Rivals usurping market share have pushed Apple to dig deep and do something it's only done once in seven years: increase the size of its iPhone's screen. Even with the face lift, the iPhone introduces nothing new to the smartphone market and little else to Apple's existing users. And it doesn't matter.
Big, beautiful curves
Forget about finding middle-ground when it comes to the design of Apple’s iPhone 6: people will either hate it or love it.
The iPhone 6 makes the 5S look puny by standing 15mm taller and 8mm wider. Apple has laboured to keep it comfortable by slimming its thickness to 7mm and by curving its aluminium corners. The result is what you would expect if someone picked up a rolling pin and went to town on a 5S.
Charm is sourced from the use of premium materials and the craftsmanship behind its assembly. The back is made from aluminium, save for plastic-composite insets at the top and bottom. Even the Apple badge, which works as an integral part of the antenna system, is forged from stainless steel.
All the corners have been softened and rounded. Gone is the bevelled edging that once distinguished the face of the iPhone 5S. Now the screen of the iPhone 6 rolls right over into the sides; a deliberate trait Jony Ive hopes will encourage gesture use. Light bounces off the glass corners just as it once did to the shaved steel of the iPhone 5S. It’s different, but somehow still the same.
No doubt the iPhone 6 is an extension of Apple’s revered approach to design. Though it’s bigger, the rounded, thin and metal-clad smartphone is all things people recognise as iconically Apple.
Colours that pop, Sound that’s flat
Radically setting the iPhone 6 apart is its screen. The display has grown in height from 4- to 4.7-inches and it now boasts a 1334x750 resolution. It is no coincidence these specifications add up to 326 pixels-per-inch, which is the magic number behind Apple’s ‘Retina’ branding.
The display feels as though it is floating on the outer-layer of the glass
The increase in size means the iPhone 6 is less comfortable in the hand when compared to the 5S, but it far exceeds its rivals from Samsung, Sony and HTC.
Competitor smartphones tout higher resolution displays on paper, but using them everyday is marred by low-brightness levels as they try to preserve battery life. Apple’s iPhone 6 differs because there is no situation where you are wanting for brightness. The screen is always generous in light and colour. In finding a balance between screen resolution and backlighting, the iPhone 6 manages to deliver a display that rivals the best in the market. We prefer the display on the iPhone 6 to the 1440p display used on Oppo’s Find 7 and LG’s G3.
Then there’s the way the display feels as though it is floating on the outer-layer of the glass. Apple has achieved this illusion by bonding the glass to the display — there’s no gap between the two — and by shaving down the edges of the glass for that curved feel. Bonding the glass to the LCD panel has the added benefit of eliminating light refraction, which improves how legible the screen is under direct sunlight.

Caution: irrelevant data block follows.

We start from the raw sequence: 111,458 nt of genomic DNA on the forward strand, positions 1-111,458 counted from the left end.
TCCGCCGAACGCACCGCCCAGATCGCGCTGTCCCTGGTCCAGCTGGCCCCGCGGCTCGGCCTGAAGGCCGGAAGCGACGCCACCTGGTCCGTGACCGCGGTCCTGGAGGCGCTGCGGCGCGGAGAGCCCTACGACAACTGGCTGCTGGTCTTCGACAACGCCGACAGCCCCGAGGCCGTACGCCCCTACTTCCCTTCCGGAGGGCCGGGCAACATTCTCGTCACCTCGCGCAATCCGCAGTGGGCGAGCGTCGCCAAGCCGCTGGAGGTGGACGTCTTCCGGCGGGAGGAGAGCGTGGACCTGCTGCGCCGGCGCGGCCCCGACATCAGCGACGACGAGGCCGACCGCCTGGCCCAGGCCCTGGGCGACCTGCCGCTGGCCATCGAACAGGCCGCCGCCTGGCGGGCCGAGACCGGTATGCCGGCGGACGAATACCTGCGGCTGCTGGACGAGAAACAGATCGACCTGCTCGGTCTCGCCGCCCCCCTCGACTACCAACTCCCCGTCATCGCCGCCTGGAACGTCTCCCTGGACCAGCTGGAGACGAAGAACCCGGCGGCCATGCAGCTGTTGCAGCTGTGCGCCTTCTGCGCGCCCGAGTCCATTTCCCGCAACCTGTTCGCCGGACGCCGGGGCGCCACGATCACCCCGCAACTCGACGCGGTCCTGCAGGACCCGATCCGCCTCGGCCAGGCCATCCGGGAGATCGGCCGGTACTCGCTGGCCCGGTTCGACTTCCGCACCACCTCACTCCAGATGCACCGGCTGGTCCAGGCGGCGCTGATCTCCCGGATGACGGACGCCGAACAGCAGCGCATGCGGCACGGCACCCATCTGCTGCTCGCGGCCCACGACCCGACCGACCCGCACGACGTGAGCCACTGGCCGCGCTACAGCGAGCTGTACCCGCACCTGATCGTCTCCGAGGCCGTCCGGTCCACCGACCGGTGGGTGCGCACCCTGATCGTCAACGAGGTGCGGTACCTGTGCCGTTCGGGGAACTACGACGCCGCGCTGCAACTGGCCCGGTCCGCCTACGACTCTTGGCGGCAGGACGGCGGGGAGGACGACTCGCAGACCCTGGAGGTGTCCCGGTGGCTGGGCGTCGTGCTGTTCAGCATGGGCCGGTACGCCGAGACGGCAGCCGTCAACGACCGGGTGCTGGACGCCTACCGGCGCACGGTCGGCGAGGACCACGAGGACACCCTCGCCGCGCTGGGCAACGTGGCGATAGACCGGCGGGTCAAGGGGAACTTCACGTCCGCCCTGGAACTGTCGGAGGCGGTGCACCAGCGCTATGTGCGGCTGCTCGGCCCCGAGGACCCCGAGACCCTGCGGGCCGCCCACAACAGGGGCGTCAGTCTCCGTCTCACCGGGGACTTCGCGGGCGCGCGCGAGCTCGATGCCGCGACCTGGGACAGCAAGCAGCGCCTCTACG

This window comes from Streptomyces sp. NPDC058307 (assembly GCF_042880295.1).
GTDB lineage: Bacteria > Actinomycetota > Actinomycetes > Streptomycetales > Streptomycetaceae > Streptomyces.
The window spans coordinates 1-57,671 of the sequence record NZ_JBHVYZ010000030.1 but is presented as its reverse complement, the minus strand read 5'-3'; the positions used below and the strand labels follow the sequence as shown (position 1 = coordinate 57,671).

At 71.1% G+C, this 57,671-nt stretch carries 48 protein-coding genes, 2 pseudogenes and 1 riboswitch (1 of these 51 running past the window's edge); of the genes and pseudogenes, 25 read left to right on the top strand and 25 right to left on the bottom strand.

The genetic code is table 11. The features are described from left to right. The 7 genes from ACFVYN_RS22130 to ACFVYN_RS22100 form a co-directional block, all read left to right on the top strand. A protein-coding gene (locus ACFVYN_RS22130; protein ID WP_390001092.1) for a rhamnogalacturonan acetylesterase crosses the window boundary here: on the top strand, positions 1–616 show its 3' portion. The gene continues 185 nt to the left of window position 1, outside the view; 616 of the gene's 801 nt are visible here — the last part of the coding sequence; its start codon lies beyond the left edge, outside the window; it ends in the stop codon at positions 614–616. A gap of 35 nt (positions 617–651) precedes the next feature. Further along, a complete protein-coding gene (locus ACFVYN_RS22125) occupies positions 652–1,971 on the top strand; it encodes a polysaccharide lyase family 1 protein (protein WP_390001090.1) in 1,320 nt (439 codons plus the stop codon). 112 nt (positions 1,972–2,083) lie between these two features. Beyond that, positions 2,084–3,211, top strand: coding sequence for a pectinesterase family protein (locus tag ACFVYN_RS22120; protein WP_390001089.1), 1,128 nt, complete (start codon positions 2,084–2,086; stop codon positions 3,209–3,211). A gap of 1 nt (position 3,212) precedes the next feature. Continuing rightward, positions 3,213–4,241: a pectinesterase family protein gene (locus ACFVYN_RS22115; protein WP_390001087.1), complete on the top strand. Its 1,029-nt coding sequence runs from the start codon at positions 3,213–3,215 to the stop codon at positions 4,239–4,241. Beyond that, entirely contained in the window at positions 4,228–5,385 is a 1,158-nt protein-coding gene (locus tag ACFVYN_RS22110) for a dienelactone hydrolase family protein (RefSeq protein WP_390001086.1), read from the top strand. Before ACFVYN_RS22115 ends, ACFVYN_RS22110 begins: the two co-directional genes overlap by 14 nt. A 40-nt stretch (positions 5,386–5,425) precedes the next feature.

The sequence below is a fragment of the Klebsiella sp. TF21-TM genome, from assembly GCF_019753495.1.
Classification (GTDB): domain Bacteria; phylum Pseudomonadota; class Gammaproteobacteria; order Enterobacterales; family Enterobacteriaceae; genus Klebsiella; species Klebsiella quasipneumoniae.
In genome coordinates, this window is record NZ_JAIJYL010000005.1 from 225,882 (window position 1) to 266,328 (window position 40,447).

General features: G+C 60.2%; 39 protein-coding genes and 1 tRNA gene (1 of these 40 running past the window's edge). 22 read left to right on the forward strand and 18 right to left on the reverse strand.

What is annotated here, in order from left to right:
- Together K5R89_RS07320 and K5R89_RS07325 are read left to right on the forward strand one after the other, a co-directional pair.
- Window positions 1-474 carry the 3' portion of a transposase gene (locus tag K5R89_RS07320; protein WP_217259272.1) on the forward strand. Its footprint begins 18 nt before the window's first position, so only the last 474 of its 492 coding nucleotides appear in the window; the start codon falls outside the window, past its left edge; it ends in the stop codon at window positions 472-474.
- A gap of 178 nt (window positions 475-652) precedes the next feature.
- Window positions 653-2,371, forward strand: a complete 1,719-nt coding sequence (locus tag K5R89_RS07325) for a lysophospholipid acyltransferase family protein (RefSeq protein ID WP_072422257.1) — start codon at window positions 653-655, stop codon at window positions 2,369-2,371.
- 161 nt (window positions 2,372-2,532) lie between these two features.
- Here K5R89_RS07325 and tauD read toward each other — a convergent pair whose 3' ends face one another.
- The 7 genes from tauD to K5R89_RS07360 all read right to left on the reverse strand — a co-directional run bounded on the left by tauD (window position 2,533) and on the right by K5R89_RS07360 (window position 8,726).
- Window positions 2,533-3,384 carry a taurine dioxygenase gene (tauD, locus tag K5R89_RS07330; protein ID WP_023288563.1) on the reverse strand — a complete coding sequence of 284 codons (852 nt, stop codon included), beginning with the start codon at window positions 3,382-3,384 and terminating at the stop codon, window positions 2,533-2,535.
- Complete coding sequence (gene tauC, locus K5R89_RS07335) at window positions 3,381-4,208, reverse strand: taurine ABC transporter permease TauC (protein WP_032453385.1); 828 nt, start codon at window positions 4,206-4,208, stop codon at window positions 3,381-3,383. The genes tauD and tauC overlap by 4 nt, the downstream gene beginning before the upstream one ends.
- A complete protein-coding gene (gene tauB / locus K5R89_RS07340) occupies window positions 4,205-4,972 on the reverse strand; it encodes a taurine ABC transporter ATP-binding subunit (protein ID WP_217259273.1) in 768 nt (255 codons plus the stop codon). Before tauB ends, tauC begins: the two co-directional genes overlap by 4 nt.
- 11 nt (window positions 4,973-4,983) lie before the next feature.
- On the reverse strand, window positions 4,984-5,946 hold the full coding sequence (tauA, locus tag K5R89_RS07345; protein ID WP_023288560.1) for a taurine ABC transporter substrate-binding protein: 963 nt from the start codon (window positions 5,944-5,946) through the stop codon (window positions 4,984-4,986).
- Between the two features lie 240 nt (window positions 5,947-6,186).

Finding this rich balance lends the iPhone 6 to the consumption of multimedia. Videos and photos dazzle, and the experience is particularly enjoyable if you’re using Apple’s headphones. The headphones themselves haven’t been changed since the iPhone 5 launch two years ago, but they remain our favourite bundled headphones in any case.
Letting the smartphone down is the single speaker lining its base. Watching a video in landscape orientation easily causes the sound to be muffled. Sound is marginally better than that featured in the iPhone 5S; however, it’s not in the same league as the HTC One (M8), Oppo Find 7, nor the Motorola Moto G.
8MP camera, Value-added software
Protruding ever-so-slightly on the rear of the iPhone 6 is an 8 megapixel ‘iSight’ camera. Separating the new camera from that featured on the iPhone 5S is improved face detection and enhanced panoramic capabilities. It still has a five-element lens, large 1.5 micron pixels and an aperture of f/2.2.
Photos captured with the iPhone 6 are characterised by vibrant colours and plenty of detail. Intelligent software automatically engages HDR mode when necessary and takes two photos — one with and one without — so that fleeting moments are captured with the right contrast levels.
The camera is versed in a wide range of lighting conditions and manages to keep image noise to a minimum. Photos look better on the iPhone’s screen as the 750p display conceals gradation, while viewing them on a computer or television reveals its shortcomings.
Apple’s camera interface is bare-boned basic. Only a few options can be changed and one of them is not the aspect ratio. This means the 8MP photos, which are captured at an aspect ratio of 4:3, don’t take full advantage of the 16:9 screen. Nor will they take advantage of televisions, computer monitors and most tablets, which will have to clumsily letterbox the otherwise stunning photographs.
Videos are recorded in Full HD (1920x1080) resolution and not the nascent UHD (3840x2160) standard that Samsung, LG and Sony smartphones all support. Snubbing support for UHD isn’t much of a detriment as it is consumes too much storage space.
Rather Apple differentes its video camera through intelligible software modes. Slow motion recording in high definition is possible at the improved rate of 240 frames per second, and it is now joined by the ability to capture time-lapse videos.
A time-lapse video captured with the iPhone 6
A slow motion video captured with the iPhone 6.
Tuning slow motion videos or chronicling moments through time-lapse are features of genuine benefit.
The front of the iPhone 6 hides a 1.2MP camera capable of recording videos in high definition. Quality falls short of rivals; however, the front-cam still serves Facetime calls diligently.
Click over for battery life, what's new to iOS 8, details on hardware, Siri and more